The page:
“That’s why I don’t mess with Rec Magic,” he said, obnoxiously.
Well bloody good for you, thought Isobel, pushing on to the back of the dungeon.
After Isobel’s lunch of water and coffee, Tristan approached Ravenclaw table so the two could walk to double charms together.
“Don’t figure you’d fancy we skive?” asked Tristan.
“So everyone would think we’re off getting hexed? No thank you,” replied Isobel gruffly.
“Hey Iz,” began Tristan. “I’m—I’m really sorry.”
“It’s not your fault,” she responded, automatically.
“It might be,” he admitted, sounding ashamed. “Me and Laurel had been getting hexed together a lot. She was on this new hybrid charm,” he explained.
Isobel stopped walking, and considered Tristan seriously.
“You’re not self-spelling too?” she demanded.
“No!” he shot back. “Definitely not. I’m honestly ok being off it,” he kept her accusing gaze. “Honest.”
“Did you know she was?” asked Isobel, starting up the stairs. "Self-spelling."
“No,” he said. “Not for sure. I mean, it occurred to me that she might be.”
Isobel might have been mad at him for not sharing this, had she not entertained the same private suspicions herself.
They pulled the door of the charms class open, and made their way to the most separate table in the class—Laurel’s empty seat acting as a buffer against the next table over.
Penelope Clearwater kept glancing at Isobel, and when her back was turned, Isobel stuck her tongue out at the back of Penelope’s stupid blonde head.
Once the rest of the class had trickled in, Flitwick decided to open his lesson with a lecture on the dangers of Recreational Magic. Of course, this prompted the other students to covertly eye Isobel and Tristan. Flitwick tried, unconvincingly, to act as though his lecture hadn’t been prompted by any particular event.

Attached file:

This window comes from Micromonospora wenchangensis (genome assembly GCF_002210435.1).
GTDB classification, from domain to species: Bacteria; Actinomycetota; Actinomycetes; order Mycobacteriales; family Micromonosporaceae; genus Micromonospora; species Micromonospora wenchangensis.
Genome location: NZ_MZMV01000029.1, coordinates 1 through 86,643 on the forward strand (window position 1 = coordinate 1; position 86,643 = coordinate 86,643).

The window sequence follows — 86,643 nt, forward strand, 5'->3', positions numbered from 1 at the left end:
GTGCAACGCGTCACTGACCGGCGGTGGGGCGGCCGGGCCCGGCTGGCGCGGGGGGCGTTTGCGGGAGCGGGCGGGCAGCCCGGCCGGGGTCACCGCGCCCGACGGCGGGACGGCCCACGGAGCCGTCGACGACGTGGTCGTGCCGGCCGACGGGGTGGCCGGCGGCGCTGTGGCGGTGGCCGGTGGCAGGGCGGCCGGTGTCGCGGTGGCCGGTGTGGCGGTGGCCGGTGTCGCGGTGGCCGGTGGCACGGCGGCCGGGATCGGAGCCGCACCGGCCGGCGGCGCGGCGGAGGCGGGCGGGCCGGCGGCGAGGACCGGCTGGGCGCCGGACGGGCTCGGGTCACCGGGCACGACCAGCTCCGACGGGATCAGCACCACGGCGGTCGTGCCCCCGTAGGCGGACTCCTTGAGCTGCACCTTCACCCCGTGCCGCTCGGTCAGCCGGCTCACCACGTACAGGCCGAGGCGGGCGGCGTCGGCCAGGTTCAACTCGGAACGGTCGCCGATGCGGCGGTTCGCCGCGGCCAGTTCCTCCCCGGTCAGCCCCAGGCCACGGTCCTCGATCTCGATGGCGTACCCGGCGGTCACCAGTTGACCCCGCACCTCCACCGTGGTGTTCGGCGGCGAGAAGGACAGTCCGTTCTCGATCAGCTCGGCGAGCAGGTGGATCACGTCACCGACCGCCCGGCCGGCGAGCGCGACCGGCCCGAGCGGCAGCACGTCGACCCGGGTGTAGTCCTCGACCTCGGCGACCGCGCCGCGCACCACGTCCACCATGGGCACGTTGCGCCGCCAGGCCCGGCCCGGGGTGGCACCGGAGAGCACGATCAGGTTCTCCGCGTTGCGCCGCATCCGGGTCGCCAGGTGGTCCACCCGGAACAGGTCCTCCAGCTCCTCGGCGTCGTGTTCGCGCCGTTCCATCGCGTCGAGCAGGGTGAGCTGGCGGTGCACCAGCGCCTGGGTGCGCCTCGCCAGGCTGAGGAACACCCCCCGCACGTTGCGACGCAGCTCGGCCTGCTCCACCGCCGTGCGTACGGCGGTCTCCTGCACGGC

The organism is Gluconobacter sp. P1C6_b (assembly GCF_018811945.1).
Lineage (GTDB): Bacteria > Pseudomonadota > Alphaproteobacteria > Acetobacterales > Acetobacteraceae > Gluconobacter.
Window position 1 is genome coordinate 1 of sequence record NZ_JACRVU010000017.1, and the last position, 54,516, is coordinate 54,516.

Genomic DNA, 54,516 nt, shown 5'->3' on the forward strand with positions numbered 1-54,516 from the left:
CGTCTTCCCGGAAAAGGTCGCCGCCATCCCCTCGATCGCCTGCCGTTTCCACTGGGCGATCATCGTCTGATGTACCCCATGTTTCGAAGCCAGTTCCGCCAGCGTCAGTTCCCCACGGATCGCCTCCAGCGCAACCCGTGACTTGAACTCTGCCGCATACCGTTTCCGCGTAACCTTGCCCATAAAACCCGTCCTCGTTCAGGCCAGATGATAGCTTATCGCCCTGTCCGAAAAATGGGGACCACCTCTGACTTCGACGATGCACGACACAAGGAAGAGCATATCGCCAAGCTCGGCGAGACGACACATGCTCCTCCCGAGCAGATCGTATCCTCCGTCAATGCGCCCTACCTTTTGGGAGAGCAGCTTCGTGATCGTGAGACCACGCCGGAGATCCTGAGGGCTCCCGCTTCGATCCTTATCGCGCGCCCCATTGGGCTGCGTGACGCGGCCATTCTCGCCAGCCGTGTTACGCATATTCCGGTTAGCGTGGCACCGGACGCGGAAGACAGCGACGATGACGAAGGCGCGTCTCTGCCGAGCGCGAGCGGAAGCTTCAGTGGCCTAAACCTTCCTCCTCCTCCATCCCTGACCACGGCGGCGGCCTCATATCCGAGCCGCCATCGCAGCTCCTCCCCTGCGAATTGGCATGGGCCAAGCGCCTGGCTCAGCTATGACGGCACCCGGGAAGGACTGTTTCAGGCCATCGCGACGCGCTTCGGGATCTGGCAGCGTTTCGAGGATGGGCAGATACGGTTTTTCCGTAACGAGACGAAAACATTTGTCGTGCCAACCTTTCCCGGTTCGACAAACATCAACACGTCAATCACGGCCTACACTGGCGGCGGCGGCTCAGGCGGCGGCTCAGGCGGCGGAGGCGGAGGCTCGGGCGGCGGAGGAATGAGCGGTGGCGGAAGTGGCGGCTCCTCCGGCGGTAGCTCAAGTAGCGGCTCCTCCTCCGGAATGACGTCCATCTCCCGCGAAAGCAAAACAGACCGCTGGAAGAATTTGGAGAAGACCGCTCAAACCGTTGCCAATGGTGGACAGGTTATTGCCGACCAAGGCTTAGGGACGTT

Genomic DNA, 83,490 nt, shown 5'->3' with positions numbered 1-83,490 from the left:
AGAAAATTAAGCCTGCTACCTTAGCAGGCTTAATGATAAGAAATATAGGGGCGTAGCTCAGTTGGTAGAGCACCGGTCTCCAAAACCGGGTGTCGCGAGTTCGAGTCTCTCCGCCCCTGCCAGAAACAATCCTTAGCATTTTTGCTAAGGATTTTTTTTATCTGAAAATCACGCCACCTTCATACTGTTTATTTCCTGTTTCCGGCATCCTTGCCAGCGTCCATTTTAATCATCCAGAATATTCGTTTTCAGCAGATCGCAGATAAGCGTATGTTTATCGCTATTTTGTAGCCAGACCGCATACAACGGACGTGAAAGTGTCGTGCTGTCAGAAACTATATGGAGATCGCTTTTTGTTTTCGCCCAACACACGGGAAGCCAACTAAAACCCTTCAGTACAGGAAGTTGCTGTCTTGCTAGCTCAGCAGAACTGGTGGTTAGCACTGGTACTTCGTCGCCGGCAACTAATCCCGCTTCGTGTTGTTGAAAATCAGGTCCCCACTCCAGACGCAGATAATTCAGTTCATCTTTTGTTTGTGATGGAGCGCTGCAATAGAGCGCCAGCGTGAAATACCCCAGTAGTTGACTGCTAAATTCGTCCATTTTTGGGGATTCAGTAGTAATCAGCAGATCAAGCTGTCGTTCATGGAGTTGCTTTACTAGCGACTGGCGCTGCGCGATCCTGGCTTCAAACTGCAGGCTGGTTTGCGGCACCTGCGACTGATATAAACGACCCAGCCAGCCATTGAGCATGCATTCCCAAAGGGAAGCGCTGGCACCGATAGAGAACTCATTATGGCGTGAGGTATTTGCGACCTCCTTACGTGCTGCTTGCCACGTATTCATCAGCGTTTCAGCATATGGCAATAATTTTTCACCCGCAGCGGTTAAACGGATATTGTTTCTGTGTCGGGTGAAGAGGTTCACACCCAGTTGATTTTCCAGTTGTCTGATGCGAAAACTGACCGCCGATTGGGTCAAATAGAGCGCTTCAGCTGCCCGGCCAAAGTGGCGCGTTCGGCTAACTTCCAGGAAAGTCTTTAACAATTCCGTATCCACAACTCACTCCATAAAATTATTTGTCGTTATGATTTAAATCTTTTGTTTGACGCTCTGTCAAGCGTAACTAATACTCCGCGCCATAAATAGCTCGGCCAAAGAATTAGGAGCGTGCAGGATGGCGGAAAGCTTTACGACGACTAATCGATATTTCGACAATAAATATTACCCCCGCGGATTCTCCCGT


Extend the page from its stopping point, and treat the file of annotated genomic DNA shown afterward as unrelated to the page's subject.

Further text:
“Professor,” called Terence Higgs, without raising his hand. “Why are you telling us? The Hex Heads what need a lecture are sitting back there.”
Isobel was devastated, and Tristan looked furious. His hand darted, reflexively, toward his wand, but Isobel caught him at the wrist.
“Don’t,” she hissed out of the side of her mouth.
Flitwick looked flustered and put out.
“This information is of critical importance, and intended for the students of this school in general,” he insisted, unconvincingly.
“Yeah right,” muttered Marcus Flint, loudly.
With that, Tristan violently seized his rucksack and stormed out of his seat.
“Mr. Bryce!” Flitwick called after him, stunned.
Without looking back, Tristan raised two fingers to the class and was out the door, leaving Isobel to sit the rest of the double period alone.
If Isobel thought Snape didn’t care about the incident with Laurel, he was nothing compared to Professor Binns’ aggressive disinterest in his students. The ghost hardly remembered his pupils’ names, and as he didn’t sit meals or have use for the faculty lounge, he remained willfully oblivious to the comings and goings of Hogwarts.
Isobel and Emily sat together, glassy eyed, while Binns droned on about the lead up to the Giant wars of the 19th century. Isobel laid her head down on her book and napped through the rest of class, comforted and protected by Emily’s presence beside her.
The void left by Laurel loomed so large, Isobel wondered when it might swallow her up.
End Note: The (incredibly sarcastic) CI text is a lyric from "Some Girls are Bigger than Others" by the Smiths.